drawings provided by John McConnell.
Rosse is a name known to serious students of the Moon as a small crater on the floor of Mare Nectaris and crossed by a Tycho ray. Less known, certainly to me, is that one of the Lord Rosse’s was an accomplished observer of the Moon. That was another revelation - there were multiple Earls of Rosse, in fact there is one still living at Birr Castle. The Third Earl built a 36″ reflector and then the famous 72″ telescope - the largest in the world for 3/4 of a century. Here is what John McConnell says about the origin of these drawings:
The Fourth Earl was a prolific observer not only of the moon but of Jupiter, Saturn and so on…..and made some very skillful drawings. It is also interesting that using the 72-inch reflector on 17 September 1877 he confirmed the existence of two dwarf satellites of Mars, Phobos and Deimos, discovered the month before by Asaph Hall. The Forth Earl made the drawing of Humboldt on 31st August 1860 using the Birr 36-inch reflector. The second drawing, also made by The Fourth Earl, is of Aristarchus and surrounding area. No specific date other than 1863, but also made with the Birr 3-foot reflector. The detail is very good and even shows the bright radial bands. Not many of the original lunar drawings appear to have been published as against drawings of galaxies and nebula, but those are mostly by The Third Earl or his assistants. Anyone visiting Birr Castle’s Scientific Heritage Centre can see many of the original drawings by both the Third and Fourth Earls. Of course the Fourth Earl also measured the temperature of the moon using a special instrument attached to the 36″ reflector, which by that time was equatorially mounted, (the mount having been built by the Fourth Earl). That instrument has been restored and is also on display.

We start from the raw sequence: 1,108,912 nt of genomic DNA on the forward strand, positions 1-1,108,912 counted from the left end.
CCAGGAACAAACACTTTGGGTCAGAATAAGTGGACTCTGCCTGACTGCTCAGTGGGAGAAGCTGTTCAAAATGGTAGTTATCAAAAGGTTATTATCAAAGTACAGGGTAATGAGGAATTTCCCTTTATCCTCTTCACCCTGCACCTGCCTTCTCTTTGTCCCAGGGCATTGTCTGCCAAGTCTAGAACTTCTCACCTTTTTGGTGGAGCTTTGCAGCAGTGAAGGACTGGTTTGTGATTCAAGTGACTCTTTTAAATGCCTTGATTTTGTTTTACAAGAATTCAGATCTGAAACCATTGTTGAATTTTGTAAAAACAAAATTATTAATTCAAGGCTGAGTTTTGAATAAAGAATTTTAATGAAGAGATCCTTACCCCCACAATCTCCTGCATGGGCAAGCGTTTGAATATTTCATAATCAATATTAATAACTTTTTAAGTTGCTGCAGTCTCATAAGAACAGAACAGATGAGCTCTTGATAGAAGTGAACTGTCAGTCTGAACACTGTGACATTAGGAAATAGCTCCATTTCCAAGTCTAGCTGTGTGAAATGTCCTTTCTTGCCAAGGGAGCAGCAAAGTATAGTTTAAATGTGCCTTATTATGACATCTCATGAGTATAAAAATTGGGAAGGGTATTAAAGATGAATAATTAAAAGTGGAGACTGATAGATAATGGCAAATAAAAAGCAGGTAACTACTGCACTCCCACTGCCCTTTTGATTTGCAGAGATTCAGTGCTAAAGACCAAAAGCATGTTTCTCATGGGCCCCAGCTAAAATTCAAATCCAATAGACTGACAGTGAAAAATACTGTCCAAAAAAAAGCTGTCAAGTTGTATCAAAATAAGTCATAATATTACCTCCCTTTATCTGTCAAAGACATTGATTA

The source of the Rosse drawing is a little book called “The Astronomy of Birr Castle” by Sir Patrick Moore and published in 1971 by Mitchell Beazley London. A real gem of a book!
Rükl charts 60 & 18
Yesterday's LPOD: Threading the Pillars
Tomorrow's LPOD: It's Just a Phase